And if the team falters, in spite of can become an ugly because of rather quickly.

Five Teams On The Rise

The start of training camp is just days away.

There are 30 teams that believe deep down this is the year they do it. This is the year that it all comes together. This is the year that they win it all again in Miami, finally win it in Oklahoma City or finally break through and make the playoffs in places like Sacramento, Detroit and New Orleans.

The power of positive thinking will be on full display around the league when players convene for the initial stage of the 2012-13 season.

Not all of those hoop dreams will be realized, though, and there will no doubt be teams that are convinced they are prepared to take that next step this season when they simply are not.

But we’re focusing on the positives today, peering into our crystal ball and trying to identify the teams with the goods to make good on whatever promise they’ve shown in recent seasons, Drafts and in the offseasons (in free agency and trades).

There are no guarantees, of course. Injuries and other unforeseen issues can alter the fate of a team at any time.

We’ve checked the radar, though, and the skies are clear for HT’s Five Teams On The Rise … five lottery teams with a chance to move into the realm of playoff contention:

CLEVELAND CAVALIERS, 21-45 last season

They were supposed to go away for five or six years after the departure of Lebron James and rebuild quietly. Then Kyrie Irving showed up and forced us all to reconsider. The roster is slowly but surely being fortified to surround a budding star like Irving with a supporting cast capable of making a little playoff noise at some point in the near future.

Anderson Varejao looked like his usual pesky self in London during the Olympics and Tristan Thompson showed significant promise last season as well. They’ll form the foundation of a frontcourt rotation that will include rookie center Tyler Zeller and rugged workman Samardo Samuels.

The only thing that worries us about the Cavaliers is whether or not rookie Dion Waiters is ready to assume his role as Irving’s backcourt sidekick. We were a bit surprised to see him picked where he was in the June Draft, but we were forced to reconsider when a handful of coaches and two league executives we trust gushed about him after the Draft.

Bottom line: With the fearless Irving as the ringleader (he learned from the best in Las Vegas this summer), the Cavaliers have a fighting chance this season.

MILWAUKEE BUCKS, 31-35 last season

Bucks general manager John Hammond was the league’s Executive of the Year in 2010 for a reason. If he believes that the Monta EllisBrandon Jennings combo is the key to getting this team back to the playoffs, we’ll ride with him. And it’s not like we needed to be convinced. Ellis has always been on our most underrated list and Jennings continues to do his thing without the respect he deserves for the improvements he’s made since entering the league.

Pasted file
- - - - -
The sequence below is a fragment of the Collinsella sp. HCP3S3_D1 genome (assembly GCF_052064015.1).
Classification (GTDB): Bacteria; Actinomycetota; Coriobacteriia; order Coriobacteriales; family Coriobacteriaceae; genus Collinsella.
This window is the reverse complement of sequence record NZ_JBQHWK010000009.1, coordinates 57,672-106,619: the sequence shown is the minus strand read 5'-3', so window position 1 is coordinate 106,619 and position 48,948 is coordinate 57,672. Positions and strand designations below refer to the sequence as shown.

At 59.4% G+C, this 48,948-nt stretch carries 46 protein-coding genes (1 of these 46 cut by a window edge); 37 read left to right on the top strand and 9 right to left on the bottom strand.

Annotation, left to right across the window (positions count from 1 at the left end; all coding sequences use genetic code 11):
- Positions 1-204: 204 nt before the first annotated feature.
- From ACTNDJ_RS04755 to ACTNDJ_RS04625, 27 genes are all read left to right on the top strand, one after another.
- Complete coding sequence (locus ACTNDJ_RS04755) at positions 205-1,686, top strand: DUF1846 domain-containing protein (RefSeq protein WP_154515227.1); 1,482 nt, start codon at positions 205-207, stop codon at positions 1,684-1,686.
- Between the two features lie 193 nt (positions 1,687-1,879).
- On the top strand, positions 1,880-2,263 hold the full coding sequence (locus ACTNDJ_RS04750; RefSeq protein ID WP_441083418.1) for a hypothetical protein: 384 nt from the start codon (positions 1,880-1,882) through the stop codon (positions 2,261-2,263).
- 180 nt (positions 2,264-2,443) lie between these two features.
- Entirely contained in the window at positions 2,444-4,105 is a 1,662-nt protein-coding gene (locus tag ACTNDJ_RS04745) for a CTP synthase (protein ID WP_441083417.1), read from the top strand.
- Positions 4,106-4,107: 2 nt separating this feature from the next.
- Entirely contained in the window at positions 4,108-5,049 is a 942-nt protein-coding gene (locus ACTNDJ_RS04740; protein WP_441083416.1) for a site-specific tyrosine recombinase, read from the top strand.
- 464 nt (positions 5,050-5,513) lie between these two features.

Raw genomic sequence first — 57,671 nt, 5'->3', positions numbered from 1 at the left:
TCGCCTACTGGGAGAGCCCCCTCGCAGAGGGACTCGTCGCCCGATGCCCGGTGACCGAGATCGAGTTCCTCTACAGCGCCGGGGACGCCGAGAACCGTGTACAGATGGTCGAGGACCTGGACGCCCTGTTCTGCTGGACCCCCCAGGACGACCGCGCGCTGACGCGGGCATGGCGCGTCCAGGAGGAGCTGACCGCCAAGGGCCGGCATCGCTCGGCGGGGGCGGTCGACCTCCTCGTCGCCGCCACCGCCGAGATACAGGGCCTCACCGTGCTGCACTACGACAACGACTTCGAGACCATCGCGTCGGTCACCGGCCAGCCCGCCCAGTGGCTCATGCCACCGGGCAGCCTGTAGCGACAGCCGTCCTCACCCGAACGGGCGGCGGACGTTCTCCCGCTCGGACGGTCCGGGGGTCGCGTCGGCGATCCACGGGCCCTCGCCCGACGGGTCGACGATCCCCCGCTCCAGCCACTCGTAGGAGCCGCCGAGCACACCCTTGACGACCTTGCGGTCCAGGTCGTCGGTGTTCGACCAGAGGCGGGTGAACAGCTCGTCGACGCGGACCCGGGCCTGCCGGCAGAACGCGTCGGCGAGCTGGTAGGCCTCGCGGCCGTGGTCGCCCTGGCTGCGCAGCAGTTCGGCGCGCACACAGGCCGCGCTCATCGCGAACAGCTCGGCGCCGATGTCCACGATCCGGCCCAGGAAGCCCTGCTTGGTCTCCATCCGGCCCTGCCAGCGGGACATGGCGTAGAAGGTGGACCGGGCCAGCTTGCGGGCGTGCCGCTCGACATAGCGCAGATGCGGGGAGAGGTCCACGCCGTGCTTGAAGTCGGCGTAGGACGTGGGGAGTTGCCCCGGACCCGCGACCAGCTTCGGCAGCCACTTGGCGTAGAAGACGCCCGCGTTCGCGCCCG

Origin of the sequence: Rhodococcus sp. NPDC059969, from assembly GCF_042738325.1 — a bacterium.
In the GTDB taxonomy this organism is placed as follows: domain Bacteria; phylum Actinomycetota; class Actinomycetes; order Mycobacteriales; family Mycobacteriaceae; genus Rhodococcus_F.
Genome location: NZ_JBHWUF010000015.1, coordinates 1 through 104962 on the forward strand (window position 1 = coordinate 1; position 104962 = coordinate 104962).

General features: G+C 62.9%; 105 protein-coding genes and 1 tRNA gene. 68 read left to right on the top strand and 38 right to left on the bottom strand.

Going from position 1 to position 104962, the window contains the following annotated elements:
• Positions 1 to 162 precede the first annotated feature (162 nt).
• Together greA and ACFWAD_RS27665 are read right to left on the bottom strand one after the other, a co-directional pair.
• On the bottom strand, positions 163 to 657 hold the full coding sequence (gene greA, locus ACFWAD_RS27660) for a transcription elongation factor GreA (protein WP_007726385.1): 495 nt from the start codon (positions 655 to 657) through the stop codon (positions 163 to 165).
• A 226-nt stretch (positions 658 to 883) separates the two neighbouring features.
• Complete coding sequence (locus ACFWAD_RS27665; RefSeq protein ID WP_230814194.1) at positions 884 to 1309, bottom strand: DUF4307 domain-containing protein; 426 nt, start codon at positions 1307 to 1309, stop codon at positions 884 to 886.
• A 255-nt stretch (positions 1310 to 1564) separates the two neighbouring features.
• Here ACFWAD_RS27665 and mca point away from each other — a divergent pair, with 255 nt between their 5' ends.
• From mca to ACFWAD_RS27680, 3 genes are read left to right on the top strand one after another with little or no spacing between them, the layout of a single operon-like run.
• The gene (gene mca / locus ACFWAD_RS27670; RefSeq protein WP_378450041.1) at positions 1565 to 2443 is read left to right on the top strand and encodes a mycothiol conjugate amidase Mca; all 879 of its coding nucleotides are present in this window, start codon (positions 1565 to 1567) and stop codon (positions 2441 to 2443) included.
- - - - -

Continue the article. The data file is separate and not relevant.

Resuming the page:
Hammond wasn’t afraid to recognize that Andrew Bogut wasn’t the right fit for the franchise, a move that will either look like a disaster or pure genius depending on how things for turn out for Bogut and the Golden State Warriors this season. The Bucks, instead, are opting for the big-man-by-committee approach this season with Sam Dalembert, Drew Gooden, Larry Sanders, Ekpe Udoh and rookie John Henson manning the paint.

Ersan Ilyasova was a bit of a revelation last season and should give Bucks fans another dose of hope about this season and the future of the franchise. It’s not often a team stumbles onto a gem like Ilyasova, an unselfish worker bee who is effective on both ends of the floor with the range to shoot from deep and the size and versatility to guard as many as three different positions.

Bottom line: The pressure is on and Bucks coach Scott Skiles usually does some of his best work in those situations.


Draft Comparisons: Barnes, Lillard, Drummond and Waiters

HANG TIME NEW JERSEY — As Draft time rolls around and we learn about the next class of NBA rookies, there’s a desire to compare each to players we’re already familiar with.

No two players are exactly alike and some players are more unique than others. But you can find comparisons by watching video, crunching stats or matching measurements. For this exercise, we did the latter two.

Listed below are four of the top picks, along with the current NBA players they compare with most. For this exercise, we looked at 10 stats from each player’s last season in college, and eight measurements taken at the annual pre-draft combine.

Because we used college numbers and combine numbers, the only current players we could compare this year’s prospects to were the ones who played in college (so no LeBron James or Dwight Howard) and participated in the combine since 2000 (Rajon Rondo is one notable name missing in that respect).